Preemergence Herbicide Applications in Grapes

PREEMERGENCE HERBICIDE APPLICATIONS IN GRAPES

Kristen Obeid MSc, OMAFRA Weed Management Program Lead – Horticulture

New Plantings

Herbicide Herbicide Group Rate (kg/ha) Timing Tank Mix Information
Frontier Max (dimethenamid) 15 0.963 L/ha PRE – Do NOT apply during bud swell, bud break or first flush of new growth.

 

Established Plantings

Herbicide Herbicide Group Rate Timing Tank Mix Information
Alion (indaziflam) 29 0.375 L/ha PRE – Do NOT apply prior to any soil disturbance. May be tank mixed with glyphosate and glufosinate ammonium
Casoron (dichlobenil) 20 110-225 kg/ha PRE – moist, unfrozen ground in fall or spring
Chateau (flumioxazin) 14 0.28–0.42 kg/ha PRE – 2 applications, 30 days apart. Do NOT apply after budbreak May be tank mixed with glyphosate
Frontier Max (dimethenamid) 15 0.963 L/ha PRE – Do NOT apply during bud swell, bud break or first flush of new growth.
Karmex (diuron) 7 2.25-6.7 kg/ha PRE – spring and / or fall. Applications must be 90 days apart. Do NOT exceed the maximum rate per year or injury could result.
Princep Nine-T (simazine) 5 4–5 kg/ha PRE – apply after hills are removed but before weed emergence. May be tank mixed with glyphosate and glufosinate ammonium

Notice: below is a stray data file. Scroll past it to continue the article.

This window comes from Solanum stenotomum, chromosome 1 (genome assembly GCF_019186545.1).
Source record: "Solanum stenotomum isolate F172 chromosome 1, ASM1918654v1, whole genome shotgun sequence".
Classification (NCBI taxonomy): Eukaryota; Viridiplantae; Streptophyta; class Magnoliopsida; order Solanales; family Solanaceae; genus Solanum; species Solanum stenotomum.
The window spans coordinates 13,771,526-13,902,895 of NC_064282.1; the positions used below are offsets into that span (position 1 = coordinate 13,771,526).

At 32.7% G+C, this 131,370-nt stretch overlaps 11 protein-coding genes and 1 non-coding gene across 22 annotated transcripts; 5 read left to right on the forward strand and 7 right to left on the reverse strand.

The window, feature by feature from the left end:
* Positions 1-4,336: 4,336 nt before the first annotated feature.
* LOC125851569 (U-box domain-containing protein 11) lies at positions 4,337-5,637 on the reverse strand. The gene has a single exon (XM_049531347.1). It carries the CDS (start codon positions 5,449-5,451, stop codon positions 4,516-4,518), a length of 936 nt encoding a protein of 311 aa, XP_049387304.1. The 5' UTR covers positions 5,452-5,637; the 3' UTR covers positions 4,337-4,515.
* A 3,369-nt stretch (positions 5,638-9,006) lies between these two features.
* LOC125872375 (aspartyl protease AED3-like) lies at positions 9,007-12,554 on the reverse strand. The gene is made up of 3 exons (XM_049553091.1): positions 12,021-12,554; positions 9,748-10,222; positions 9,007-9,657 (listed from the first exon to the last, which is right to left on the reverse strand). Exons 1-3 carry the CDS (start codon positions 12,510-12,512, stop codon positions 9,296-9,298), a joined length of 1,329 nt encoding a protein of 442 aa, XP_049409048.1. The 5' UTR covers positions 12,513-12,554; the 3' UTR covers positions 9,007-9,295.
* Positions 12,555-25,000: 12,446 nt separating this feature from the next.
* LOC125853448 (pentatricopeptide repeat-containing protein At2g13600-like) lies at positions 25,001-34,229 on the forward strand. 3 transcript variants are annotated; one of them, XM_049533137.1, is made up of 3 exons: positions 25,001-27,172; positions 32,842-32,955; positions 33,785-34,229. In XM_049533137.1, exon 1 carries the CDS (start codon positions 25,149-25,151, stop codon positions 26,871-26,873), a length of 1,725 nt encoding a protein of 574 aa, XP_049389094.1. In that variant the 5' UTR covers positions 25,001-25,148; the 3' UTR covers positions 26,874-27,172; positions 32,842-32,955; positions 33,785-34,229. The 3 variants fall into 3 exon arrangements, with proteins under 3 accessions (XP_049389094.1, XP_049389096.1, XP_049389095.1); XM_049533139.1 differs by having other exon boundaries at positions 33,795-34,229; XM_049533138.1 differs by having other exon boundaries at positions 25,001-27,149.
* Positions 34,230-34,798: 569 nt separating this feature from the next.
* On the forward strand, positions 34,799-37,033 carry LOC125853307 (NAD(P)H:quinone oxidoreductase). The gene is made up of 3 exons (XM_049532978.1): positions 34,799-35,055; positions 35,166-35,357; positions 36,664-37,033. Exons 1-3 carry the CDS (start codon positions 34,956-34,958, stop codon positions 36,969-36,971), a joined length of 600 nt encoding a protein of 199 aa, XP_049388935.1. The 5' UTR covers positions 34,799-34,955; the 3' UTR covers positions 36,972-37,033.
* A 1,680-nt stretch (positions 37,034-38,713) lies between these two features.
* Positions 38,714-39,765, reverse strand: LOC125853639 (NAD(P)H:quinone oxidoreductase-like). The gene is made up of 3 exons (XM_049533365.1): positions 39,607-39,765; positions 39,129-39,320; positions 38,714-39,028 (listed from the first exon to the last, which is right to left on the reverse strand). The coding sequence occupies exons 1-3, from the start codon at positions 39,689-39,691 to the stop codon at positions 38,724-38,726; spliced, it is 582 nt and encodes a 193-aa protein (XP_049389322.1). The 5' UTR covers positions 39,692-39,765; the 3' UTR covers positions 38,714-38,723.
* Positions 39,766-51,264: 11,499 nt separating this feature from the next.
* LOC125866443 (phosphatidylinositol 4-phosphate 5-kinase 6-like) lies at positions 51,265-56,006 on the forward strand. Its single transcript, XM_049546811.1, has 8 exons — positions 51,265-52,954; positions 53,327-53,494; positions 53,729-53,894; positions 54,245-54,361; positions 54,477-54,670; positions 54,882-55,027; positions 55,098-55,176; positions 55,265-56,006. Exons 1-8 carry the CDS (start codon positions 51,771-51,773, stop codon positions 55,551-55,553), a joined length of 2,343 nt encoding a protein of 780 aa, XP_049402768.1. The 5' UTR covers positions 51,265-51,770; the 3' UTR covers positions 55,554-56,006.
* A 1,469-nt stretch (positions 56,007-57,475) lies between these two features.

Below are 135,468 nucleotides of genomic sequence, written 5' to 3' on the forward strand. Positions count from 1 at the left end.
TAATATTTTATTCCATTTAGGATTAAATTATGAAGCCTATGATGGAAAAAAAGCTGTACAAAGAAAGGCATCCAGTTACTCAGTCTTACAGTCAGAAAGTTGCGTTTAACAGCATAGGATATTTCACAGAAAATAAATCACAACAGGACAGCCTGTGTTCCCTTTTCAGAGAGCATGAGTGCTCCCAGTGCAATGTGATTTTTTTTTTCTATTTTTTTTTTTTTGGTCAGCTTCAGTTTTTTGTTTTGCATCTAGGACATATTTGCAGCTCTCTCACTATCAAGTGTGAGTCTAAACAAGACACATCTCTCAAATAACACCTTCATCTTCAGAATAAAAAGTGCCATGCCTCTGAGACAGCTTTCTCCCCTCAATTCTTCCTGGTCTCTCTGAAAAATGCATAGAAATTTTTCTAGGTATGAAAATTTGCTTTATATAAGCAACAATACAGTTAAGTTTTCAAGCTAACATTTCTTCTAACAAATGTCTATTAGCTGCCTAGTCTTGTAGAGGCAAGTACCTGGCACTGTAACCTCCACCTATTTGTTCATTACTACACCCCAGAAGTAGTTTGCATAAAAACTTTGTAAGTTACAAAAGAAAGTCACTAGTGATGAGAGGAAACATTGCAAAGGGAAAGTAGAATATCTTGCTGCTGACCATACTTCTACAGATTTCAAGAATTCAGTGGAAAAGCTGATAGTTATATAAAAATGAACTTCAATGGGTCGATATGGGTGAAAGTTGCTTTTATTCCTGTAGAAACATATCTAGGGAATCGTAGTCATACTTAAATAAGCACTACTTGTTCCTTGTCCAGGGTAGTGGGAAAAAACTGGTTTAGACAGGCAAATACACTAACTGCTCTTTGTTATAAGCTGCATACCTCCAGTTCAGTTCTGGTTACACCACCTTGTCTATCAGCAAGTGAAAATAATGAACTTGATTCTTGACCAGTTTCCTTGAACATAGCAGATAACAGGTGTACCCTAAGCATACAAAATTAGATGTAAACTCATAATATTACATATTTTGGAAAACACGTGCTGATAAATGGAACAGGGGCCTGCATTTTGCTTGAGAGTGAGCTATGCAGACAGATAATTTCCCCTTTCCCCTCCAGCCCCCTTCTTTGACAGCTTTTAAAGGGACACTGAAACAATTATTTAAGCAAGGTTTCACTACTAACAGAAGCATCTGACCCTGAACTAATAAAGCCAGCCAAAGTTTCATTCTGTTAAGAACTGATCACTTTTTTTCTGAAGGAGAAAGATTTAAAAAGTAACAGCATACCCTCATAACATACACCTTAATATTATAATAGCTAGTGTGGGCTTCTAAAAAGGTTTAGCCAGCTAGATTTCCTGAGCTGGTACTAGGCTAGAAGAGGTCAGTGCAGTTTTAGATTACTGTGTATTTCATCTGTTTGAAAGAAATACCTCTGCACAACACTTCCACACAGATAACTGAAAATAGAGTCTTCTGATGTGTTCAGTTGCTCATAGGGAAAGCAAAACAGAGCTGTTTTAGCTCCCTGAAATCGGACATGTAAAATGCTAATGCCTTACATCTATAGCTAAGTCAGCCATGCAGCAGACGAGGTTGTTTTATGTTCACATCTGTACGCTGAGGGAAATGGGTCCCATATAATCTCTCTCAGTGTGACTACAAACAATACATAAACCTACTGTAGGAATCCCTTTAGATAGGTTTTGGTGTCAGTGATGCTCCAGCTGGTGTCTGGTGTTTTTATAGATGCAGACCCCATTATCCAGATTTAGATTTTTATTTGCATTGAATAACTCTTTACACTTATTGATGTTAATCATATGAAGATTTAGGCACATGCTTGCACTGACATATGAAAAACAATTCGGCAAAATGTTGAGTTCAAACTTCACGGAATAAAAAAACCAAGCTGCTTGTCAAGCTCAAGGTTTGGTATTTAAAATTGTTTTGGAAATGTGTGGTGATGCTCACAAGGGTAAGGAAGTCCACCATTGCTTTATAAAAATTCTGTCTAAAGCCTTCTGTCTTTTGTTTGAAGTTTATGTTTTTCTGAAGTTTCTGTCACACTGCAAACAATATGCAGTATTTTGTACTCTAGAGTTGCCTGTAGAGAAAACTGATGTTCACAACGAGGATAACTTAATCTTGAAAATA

NOTE: Alion can only be applied to established plantings > 5 years; Casoron and Chateau can only be applied to established plantings > 2 years; Karmex and Princep Nine-T can only be applied to established plantings > 3years.

Tank Mixes

Tank mixes with burn down herbicides (glyphosate, glufosinate ammonium and paraquat) if emerged weeds are present are needed for Alion and Chateau because neither of these herbicides have activity on germinated weeds. Consider tank mixes with other PRE herbicides to both broaden the weed spectrum and manage the selection of herbicide resistant weeds.

 

Table 1. Selectivity of Weeds to Preemergence Herbicides Registered on Grapes in Ontario

 

 

C = Control

 

P = Partial control

 

N = No control

 

   = No information

diuron (Karmex) dichlobenil (Casoron) dimethenamide (Frontier Max) flumioxazin (Chateau) indaziflam (Alion) napropamide (Devrinol) simazine (Princep Nine-T)
Annual Broadleaves
Canada fleabane P N N C N P
Chickweed P C N C C C C
Clovers P N N N P C
Cocklebur C N N N P C
Goosefoot C N N C C C
Groundsel, common N C N C C P P
Hairy fleabane P N N C N P
Henbit C N N C P C
Lamb’s-quarters C C N C C C C
Lady’s-thumb C P P P C P C
Mustard C C N C C P C
Nightshade C N C C N C
Pigweed C C C C P C C
Prickly lettuce C N N P P C C
Purslane C C N C C C
Shepherd’s-purse C C N C C P C
Sowthistle C C N P C C
Spotted spurge N C N C C C P
Annual Grasses
Annual bluegrass C P N C N C C
Barnyard grass C P C C C C P
Crabgrass, large P C C C C C N
Fescues C P N P N C P
Foxtails P C C C C C C
Perennials (seedling)
Field bindweed P P N N C N P
Perennials (established)
Canada thistle P P N N
Dandelion N P N C
Field bindweed N P N N P N N
Nutsedge, yellow P P P N N N
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About Kristen Obeid

OMAFRA Weed Management Program Lead - Horticulture
Image | This entry was posted in Fresh Grapes, Grapes, Pest Management, Weeds, Wine Grapes. Bookmark the permalink.

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